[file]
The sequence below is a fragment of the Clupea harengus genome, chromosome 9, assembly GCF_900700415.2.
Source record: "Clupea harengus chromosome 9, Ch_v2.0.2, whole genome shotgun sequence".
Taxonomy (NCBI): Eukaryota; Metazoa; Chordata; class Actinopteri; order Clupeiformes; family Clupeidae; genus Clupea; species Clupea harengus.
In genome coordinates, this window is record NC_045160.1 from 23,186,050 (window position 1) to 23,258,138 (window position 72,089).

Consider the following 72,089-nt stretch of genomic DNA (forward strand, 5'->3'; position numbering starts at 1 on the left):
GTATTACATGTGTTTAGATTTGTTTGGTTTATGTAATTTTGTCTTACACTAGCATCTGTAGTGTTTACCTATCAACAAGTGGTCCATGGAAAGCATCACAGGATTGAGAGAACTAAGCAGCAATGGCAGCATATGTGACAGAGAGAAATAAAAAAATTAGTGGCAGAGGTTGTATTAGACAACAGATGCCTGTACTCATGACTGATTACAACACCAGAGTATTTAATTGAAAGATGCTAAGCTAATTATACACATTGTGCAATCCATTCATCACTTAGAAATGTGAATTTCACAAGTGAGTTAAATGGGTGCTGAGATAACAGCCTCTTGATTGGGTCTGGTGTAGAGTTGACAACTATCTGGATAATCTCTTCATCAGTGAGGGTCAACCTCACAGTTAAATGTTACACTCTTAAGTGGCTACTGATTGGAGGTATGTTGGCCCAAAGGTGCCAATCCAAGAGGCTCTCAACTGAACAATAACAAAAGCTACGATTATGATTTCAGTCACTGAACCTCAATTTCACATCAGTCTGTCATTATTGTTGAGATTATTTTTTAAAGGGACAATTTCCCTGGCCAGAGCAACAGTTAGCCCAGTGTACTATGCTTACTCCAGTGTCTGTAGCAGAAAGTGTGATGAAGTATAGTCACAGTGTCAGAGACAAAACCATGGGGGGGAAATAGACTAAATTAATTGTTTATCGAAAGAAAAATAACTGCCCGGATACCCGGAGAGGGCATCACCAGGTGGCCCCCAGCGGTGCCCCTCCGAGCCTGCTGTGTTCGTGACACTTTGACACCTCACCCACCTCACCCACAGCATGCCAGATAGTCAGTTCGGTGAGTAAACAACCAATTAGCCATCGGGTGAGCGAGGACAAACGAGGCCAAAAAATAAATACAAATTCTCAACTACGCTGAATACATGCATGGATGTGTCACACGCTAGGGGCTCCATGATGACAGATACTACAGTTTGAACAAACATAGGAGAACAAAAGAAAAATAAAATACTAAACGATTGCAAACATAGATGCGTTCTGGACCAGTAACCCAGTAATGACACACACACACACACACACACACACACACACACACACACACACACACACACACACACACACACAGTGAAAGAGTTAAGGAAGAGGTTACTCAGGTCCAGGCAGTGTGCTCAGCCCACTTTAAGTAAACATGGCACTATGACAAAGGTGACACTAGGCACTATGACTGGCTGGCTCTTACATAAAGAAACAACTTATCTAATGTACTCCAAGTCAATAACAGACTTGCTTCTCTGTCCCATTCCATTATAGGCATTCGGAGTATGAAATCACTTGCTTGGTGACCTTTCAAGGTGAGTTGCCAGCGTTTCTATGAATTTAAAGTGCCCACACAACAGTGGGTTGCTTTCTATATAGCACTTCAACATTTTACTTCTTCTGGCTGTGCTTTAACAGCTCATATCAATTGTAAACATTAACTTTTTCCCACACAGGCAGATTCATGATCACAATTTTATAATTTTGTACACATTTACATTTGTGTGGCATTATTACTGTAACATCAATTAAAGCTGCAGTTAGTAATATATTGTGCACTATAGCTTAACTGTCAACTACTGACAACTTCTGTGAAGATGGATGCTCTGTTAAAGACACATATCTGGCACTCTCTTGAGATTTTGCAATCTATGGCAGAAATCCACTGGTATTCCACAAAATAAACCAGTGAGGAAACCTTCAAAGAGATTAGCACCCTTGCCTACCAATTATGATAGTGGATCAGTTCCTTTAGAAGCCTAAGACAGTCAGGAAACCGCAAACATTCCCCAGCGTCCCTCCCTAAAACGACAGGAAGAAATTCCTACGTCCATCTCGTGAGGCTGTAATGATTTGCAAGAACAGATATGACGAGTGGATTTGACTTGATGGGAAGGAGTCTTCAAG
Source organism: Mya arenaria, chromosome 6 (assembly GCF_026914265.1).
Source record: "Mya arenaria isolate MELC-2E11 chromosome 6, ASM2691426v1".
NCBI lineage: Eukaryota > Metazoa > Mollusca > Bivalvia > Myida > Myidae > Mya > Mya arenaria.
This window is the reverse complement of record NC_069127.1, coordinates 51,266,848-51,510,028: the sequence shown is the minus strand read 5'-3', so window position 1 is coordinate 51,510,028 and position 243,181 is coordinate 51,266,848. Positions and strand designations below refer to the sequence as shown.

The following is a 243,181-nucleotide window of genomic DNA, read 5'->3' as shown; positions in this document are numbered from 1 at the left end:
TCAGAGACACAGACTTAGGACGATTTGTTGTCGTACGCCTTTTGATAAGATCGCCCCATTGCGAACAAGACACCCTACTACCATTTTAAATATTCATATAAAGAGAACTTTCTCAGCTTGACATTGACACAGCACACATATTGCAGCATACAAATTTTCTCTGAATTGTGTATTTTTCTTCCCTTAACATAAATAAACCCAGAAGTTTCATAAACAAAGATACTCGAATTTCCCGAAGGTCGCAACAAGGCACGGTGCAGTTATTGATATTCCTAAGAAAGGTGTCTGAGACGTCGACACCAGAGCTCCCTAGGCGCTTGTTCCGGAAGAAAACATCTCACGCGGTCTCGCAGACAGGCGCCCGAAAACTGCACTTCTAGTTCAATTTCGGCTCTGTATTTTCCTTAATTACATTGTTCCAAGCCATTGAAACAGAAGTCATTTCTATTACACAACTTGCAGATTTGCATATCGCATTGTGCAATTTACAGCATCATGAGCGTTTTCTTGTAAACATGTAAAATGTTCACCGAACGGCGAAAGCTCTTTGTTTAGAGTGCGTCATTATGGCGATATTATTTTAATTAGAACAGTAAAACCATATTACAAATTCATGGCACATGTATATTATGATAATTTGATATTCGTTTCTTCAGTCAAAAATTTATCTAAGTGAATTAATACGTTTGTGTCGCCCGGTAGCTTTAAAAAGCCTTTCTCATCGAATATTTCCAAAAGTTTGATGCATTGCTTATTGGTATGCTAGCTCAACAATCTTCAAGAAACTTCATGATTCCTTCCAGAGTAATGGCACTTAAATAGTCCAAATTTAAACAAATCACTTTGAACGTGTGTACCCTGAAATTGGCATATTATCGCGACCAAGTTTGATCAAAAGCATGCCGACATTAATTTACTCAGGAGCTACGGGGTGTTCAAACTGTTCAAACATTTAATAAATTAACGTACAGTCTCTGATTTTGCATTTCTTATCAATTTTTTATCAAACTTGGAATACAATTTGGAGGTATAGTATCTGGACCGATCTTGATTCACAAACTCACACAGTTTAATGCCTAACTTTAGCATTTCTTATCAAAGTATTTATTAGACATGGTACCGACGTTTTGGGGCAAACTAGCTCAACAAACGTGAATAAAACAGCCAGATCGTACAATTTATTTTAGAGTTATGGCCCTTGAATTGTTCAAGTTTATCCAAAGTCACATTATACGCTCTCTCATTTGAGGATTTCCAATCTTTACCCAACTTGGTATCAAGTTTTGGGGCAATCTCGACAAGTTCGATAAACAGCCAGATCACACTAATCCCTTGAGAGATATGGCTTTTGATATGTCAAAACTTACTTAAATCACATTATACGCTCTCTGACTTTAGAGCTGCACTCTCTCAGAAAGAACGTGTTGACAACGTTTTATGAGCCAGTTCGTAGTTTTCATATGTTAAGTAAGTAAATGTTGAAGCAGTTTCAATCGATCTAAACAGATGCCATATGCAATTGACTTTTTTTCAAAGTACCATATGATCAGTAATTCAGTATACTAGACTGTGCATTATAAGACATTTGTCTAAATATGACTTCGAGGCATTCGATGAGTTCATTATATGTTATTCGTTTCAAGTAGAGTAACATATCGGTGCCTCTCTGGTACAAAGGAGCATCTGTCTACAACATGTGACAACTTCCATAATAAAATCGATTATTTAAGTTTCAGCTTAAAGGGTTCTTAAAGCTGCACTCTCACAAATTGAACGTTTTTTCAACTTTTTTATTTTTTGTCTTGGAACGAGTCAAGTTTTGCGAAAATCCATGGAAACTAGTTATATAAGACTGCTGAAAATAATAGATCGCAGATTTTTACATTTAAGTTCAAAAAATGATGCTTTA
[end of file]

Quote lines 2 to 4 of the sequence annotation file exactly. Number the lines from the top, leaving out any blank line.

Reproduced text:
Source record: "Clupea harengus chromosome 9, Ch_v2.0.2, whole genome shotgun sequence".
Taxonomy (NCBI): Eukaryota; Metazoa; Chordata; class Actinopteri; order Clupeiformes; family Clupeidae; genus Clupea; species Clupea harengus.
In genome coordinates, this window is record NC_045160.1 from 23,186,050 (window position 1) to 23,258,138 (window position 72,089).